“(1) No person who has been nominated, appointed, or assumed as provided in section seventy-two shall take care of or administer any property belonging to the minor or other person concerned, or carry on any business or undertaking of the minor or other person, unless he is authorised to do so under letters of tutorship or curatorship, as the case may be, granted or signed and sealed under this Act, or under an endorsement made under the said section.”

Section 72(1)(d) provides that:

(1) The Master shall, subject to the provisions of subsection (3) and to any applicable provision of section 5 of the Matrimonial Affairs Act, 1953 (Act 37 of 1953), or any order of court made under any such provision or any provision of the Divorce Act, 1979, on the written application of any person-

(d) who has been appointed by the Court or a judge to administer the property of any minor or other person as tutor or curator and to take care of his person or, as the case may be, to perform any act in respect of such property or to take care thereof or to administer it; and… grant letters of tutorship or curatorship, as the case may be, to such person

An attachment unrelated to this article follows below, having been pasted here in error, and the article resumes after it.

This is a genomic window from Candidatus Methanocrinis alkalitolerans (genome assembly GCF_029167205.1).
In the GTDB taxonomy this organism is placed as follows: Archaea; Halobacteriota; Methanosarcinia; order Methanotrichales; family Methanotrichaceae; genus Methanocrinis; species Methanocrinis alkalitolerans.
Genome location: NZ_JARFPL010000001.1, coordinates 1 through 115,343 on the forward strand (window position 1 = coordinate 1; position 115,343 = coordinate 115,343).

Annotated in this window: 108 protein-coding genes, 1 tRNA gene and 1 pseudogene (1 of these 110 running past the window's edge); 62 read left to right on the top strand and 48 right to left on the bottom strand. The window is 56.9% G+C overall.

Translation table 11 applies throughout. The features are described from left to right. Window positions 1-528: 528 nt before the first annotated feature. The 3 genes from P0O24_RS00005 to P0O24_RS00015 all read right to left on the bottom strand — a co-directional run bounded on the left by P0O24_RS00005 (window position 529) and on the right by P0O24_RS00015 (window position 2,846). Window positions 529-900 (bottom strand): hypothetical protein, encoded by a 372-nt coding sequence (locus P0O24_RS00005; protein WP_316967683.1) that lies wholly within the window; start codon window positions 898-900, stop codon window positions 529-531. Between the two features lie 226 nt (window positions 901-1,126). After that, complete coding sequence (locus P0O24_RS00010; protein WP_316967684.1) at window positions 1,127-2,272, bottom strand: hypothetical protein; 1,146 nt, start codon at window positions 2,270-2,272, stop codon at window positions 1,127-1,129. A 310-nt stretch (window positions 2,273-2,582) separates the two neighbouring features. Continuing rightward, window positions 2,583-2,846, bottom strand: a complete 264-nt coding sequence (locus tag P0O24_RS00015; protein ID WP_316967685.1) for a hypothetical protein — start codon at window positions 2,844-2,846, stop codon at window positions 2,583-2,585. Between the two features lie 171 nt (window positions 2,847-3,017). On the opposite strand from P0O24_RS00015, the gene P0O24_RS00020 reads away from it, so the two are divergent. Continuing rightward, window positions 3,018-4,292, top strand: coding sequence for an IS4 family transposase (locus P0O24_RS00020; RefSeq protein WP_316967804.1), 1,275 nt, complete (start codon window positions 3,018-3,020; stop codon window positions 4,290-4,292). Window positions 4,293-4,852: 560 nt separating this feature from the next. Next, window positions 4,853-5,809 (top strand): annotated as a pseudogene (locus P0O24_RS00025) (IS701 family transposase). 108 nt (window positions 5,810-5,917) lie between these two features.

Section 80 (1) of the Act provides as follows:

80 (1) No natural guardian shall alienate or mortgage any immovable property belonging to his minor child, and no tutor or curator shall alienate or mortgage any immovable property which he has been appointed to administer, unless he is authorized thereto by the Court or by the Master under this section or, in the case of a tutor or curator, by any will or written instrument by which he has been nominated.

 Bouwer case

In Bouwer NO v Saambou Bank Bpk 1993 (4) SA 492 (T), in the discussion of the purpose of section 71(1) of the Act, the court found that the purpose of the section is not to protect innocent third parties who have no knowledge of the true position of the curator who has not been issued with Letters of Curatorship, but to protect the interests of the de cujus (the patient). In De Wet NO v Barkhuizen and Others (CA61/2020) [2021] ZAECGHC, the court supported the finding of the court in Bouwer that any act that is contrary to the provisions of section 71(1) of the Act is null and void. The court, however, acknowledged that these two cases were not binding as they were in different divisions and were persuasive at best.